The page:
The quality of presentation is as usual excellent and the die-hard BMW fan will love this as an alternative to another historical tome on showroom specification machines. The custom fan who, if like me is interested in the engineering of customs, will also like this coffee table work which is well priced at £19.99. ISBN 978-1-845843-25-0
Unik bok om ett ovanligt ämne
Böcker om customiserade motorcyclar i allmänhet går det tretton på dussinet av.
Jag är dock intresserad av BMW och har länge sökt information på nätet om ombyggda BMW, det är dock ganska svårt att hitta.
Jag blev därför väldigt glad när jag upptäckte denna bok.
Den innehåller intressanta motorcyklar ur många olika stilar, fina bilder och källa till mycket inspiration.
Jag rekommenderar varmt boken.
When you pull up at a coffee shop on a Sunday morning and find it full of blokes wearing DriRider jackets and half-spectacles with their jeans tucked into their boots, you can bet they're the ones riding the BMWs. Think accountants, bank managers, dentists. Think Clark Kent in a kryptonite mine. Now 'BMW' and 'custom' are not usually found in the same sentence. Not around here, anyway. So I was somewhat underwhelmed initially when I received this book to review. Boy, was I wrong! It's a bloody beauty and it should be on the shelf of any custom bike aficionado. The publishers blurb says, in part, „Many books have been published about BMW motorcycles, but no-one has focused solely on the BMW chopper, bobber and trike custom scene until now. Although not normally associated with the brand, there are some fantastic BMW customs out there, old and new; this book showcases them in all their innovative glory. Featuring stunning images of customized BMW singles, twins and fours from contributors around the globe, many complemented by owners stories and technical descriptions, it's certain to be of interest to the marque's fans as well as the custom scene in general.“ That sums it up pretty well. What I love is that the custom bike bug has bit hard all over the planet. We're seeing blue-collar guys from all sorts of out-of-the-way places getting by with what they've got, and whether it be a single cylinder chopped and customized 1955 R25 from Indonesia, a Ural bobber from Russia or a Chinese custom based on a Chang Jiang (a Chinese version of the boxer twin), the imagination and creativity is simply amazing. Naturally there are a stack of Kraut built customs and even a couple of Aussie ones. If I was a custom builder looking for off the wall ideas for my next build, I'd run rather than walk to my keyboard and log on to either www.autobookworld.com or www.pitstop.net.au to order a copy for just $39.95 great value for a full colour, hard cover book of some 128 pages.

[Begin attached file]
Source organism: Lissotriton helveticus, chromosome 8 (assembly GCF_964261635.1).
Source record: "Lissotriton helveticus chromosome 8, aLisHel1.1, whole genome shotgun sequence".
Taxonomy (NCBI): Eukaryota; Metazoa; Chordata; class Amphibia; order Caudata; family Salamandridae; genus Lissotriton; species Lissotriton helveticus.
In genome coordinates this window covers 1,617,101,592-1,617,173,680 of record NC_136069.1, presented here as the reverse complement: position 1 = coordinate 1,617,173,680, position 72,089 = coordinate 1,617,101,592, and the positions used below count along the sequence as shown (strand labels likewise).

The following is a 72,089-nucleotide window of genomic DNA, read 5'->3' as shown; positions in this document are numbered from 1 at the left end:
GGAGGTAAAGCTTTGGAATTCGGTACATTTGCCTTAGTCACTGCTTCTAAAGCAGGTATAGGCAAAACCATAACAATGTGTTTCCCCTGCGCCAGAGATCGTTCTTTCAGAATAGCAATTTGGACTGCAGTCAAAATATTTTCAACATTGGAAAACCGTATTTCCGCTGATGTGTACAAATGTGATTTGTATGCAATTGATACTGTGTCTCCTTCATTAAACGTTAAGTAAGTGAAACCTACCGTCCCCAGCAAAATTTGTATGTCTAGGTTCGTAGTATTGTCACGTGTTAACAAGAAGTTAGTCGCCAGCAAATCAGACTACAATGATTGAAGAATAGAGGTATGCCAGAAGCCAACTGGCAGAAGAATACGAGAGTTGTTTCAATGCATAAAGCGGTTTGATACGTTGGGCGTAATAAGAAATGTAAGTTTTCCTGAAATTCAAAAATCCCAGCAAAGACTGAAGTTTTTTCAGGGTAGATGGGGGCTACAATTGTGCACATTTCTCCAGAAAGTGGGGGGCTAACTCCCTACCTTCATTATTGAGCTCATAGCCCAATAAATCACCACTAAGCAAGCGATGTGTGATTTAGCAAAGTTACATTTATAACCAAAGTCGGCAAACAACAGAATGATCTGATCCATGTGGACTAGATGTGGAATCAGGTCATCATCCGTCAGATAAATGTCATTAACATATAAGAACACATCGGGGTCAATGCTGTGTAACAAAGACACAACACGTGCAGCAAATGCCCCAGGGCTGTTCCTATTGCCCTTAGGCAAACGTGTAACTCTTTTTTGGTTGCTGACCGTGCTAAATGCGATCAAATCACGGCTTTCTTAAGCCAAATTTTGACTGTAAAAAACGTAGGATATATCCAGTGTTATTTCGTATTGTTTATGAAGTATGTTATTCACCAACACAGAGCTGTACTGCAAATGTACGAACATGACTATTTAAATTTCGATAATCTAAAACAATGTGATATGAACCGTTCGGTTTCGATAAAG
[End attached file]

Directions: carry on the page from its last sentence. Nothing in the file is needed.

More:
Heavy Duty issue 118 SEP/OCT 2011
Australia's #1 Harley Davidson Magazine